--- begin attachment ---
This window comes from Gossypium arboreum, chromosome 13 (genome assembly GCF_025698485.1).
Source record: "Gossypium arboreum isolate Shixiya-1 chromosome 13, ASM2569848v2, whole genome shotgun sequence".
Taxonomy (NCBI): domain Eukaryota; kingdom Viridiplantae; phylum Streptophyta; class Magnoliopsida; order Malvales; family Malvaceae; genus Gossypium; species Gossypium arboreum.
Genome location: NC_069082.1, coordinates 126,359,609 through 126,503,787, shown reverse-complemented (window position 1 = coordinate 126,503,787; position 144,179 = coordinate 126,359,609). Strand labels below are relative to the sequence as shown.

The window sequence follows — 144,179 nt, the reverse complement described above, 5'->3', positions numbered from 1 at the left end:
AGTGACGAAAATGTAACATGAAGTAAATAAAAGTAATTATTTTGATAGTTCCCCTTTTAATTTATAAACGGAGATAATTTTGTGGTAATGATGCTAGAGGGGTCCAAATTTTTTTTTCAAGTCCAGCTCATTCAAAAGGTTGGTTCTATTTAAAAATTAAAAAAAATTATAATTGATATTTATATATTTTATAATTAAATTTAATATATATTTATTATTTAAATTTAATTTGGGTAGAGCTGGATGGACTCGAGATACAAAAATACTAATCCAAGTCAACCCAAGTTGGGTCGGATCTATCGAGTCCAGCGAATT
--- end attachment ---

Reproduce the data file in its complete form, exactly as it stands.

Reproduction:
This window comes from Gossypium arboreum, chromosome 13 (genome assembly GCF_025698485.1).
Source record: "Gossypium arboreum isolate Shixiya-1 chromosome 13, ASM2569848v2, whole genome shotgun sequence".
Taxonomy (NCBI): domain Eukaryota; kingdom Viridiplantae; phylum Streptophyta; class Magnoliopsida; order Malvales; family Malvaceae; genus Gossypium; species Gossypium arboreum.
Genome location: NC_069082.1, coordinates 126,359,609 through 126,503,787, shown reverse-complemented (window position 1 = coordinate 126,503,787; position 144,179 = coordinate 126,359,609). Strand labels below are relative to the sequence as shown.

The window sequence follows — 144,179 nt, the reverse complement described above, 5'->3', positions numbered from 1 at the left end:
AGTGACGAAAATGTAACATGAAGTAAATAAAAGTAATTATTTTGATAGTTCCCCTTTTAATTTATAAACGGAGATAATTTTGTGGTAATGATGCTAGAGGGGTCCAAATTTTTTTTTCAAGTCCAGCTCATTCAAAAGGTTGGTTCTATTTAAAAATTAAAAAAAATTATAATTGATATTTATATATTTTATAATTAAATTTAATATATATTTATTATTTAAATTTAATTTGGGTAGAGCTGGATGGACTCGAGATACAAAAATACTAATCCAAGTCAACCCAAGTTGGGTCGGATCTATCGAGTCCAGCGAATT